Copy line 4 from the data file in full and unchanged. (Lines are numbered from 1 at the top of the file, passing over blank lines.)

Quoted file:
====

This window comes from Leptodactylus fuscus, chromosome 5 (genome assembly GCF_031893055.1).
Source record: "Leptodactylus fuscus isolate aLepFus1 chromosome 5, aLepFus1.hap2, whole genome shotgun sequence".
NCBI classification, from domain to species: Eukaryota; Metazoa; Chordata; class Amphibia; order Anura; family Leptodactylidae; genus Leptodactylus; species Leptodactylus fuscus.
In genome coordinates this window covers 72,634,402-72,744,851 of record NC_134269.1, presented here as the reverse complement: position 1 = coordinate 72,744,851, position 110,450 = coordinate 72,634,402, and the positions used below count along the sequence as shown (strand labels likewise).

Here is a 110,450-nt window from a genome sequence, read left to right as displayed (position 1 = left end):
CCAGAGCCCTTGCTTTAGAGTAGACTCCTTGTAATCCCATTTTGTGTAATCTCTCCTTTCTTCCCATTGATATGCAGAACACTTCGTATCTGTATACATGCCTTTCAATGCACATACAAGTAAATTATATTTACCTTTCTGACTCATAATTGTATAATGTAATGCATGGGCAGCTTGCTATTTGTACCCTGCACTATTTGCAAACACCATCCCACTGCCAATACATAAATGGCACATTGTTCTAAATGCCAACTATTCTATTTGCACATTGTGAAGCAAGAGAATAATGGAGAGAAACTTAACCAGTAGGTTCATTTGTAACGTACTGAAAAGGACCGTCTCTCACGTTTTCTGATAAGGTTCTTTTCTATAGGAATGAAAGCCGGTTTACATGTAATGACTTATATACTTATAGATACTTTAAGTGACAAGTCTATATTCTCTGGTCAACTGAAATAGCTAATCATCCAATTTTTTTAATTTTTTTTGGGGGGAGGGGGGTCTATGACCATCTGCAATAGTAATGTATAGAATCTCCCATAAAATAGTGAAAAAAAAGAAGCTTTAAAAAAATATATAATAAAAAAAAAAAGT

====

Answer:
In genome coordinates this window covers 72,634,402-72,744,851 of record NC_134269.1, presented here as the reverse complement: position 1 = coordinate 72,744,851, position 110,450 = coordinate 72,634,402, and the positions used below count along the sequence as shown (strand labels likewise).